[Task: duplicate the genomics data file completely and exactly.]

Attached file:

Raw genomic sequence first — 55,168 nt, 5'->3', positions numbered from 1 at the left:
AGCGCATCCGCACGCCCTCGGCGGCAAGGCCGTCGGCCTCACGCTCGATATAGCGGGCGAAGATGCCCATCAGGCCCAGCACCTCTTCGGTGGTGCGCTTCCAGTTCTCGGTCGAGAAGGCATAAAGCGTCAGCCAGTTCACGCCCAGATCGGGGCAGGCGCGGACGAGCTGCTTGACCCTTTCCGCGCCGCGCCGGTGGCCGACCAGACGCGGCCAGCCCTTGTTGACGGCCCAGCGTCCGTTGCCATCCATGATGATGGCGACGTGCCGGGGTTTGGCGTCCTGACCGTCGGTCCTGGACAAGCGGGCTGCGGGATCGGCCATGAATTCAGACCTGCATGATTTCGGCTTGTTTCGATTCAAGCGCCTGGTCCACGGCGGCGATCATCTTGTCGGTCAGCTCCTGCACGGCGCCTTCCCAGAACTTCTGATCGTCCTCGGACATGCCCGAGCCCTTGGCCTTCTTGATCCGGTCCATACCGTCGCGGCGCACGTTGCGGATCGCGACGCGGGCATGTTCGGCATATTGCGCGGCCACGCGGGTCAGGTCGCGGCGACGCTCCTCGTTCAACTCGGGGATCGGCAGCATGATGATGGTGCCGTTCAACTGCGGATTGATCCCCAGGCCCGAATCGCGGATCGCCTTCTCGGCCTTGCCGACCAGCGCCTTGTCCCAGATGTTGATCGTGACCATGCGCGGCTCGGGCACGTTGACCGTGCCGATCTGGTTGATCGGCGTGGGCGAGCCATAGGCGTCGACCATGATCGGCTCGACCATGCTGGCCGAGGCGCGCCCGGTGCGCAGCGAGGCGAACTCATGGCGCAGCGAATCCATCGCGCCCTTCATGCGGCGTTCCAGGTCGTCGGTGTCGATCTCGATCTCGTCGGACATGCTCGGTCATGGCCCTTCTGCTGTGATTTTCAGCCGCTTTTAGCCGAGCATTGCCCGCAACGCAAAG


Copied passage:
Raw genomic sequence first — 55,168 nt, 5'->3', positions numbered from 1 at the left:
AGCGCATCCGCACGCCCTCGGCGGCAAGGCCGTCGGCCTCACGCTCGATATAGCGGGCGAAGATGCCCATCAGGCCCAGCACCTCTTCGGTGGTGCGCTTCCAGTTCTCGGTCGAGAAGGCATAAAGCGTCAGCCAGTTCACGCCCAGATCGGGGCAGGCGCGGACGAGCTGCTTGACCCTTTCCGCGCCGCGCCGGTGGCCGACCAGACGCGGCCAGCCCTTGTTGACGGCCCAGCGTCCGTTGCCATCCATGATGATGGCGACGTGCCGGGGTTTGGCGTCCTGACCGTCGGTCCTGGACAAGCGGGCTGCGGGATCGGCCATGAATTCAGACCTGCATGATTTCGGCTTGTTTCGATTCAAGCGCCTGGTCCACGGCGGCGATCATCTTGTCGGTCAGCTCCTGCACGGCGCCTTCCCAGAACTTCTGATCGTCCTCGGACATGCCCGAGCCCTTGGCCTTCTTGATCCGGTCCATACCGTCGCGGCGCACGTTGCGGATCGCGACGCGGGCATGTTCGGCATATTGCGCGGCCACGCGGGTCAGGTCGCGGCGACGCTCCTCGTTCAACTCGGGGATCGGCAGCATGATGATGGTGCCGTTCAACTGCGGATTGATCCCCAGGCCCGAATCGCGGATCGCCTTCTCGGCCTTGCCGACCAGCGCCTTGTCCCAGATGTTGATCGTGACCATGCGCGGCTCGGGCACGTTGACCGTGCCGATCTGGTTGATCGGCGTGGGCGAGCCATAGGCGTCGACCATGATCGGCTCGACCATGCTGGCCGAGGCGCGCCCGGTGCGCAGCGAGGCGAACTCATGGCGCAGCGAATCCATCGCGCCCTTCATGCGGCGTTCCAGGTCGTCGGTGTCGATCTCGATCTCGTCGGACATGCTCGGTCATGGCCCTTCTGCTGTGATTTTCAGCCGCTTTTAGCCGAGCATTGCCCGCAACGCAAAG